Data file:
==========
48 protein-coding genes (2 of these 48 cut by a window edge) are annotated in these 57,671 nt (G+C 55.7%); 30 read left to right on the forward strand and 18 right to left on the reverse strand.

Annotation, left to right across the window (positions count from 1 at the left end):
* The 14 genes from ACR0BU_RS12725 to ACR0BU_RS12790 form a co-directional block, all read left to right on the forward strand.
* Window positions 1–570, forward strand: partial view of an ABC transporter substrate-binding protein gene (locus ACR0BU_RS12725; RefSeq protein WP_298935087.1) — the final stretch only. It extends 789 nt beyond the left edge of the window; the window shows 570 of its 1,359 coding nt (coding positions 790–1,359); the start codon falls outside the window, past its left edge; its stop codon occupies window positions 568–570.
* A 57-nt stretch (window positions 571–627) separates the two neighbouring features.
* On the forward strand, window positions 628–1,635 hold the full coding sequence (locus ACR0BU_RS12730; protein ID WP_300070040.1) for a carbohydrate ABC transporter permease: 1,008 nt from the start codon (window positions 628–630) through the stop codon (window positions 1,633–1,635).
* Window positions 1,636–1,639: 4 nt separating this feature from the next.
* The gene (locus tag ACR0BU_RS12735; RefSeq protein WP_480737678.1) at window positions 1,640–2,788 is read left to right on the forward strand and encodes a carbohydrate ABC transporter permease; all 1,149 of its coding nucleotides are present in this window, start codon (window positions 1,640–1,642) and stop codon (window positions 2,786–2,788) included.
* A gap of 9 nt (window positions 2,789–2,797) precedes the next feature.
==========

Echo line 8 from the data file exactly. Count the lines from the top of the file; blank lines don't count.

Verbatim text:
* The gene (locus tag ACR0BU_RS12735; RefSeq protein WP_480737678.1) at window positions 1,640–2,788 is read left to right on the forward strand and encodes a carbohydrate ABC transporter permease; all 1,149 of its coding nucleotides are present in this window, start codon (window positions 1,640–1,642) and stop codon (window positions 2,786–2,788) included.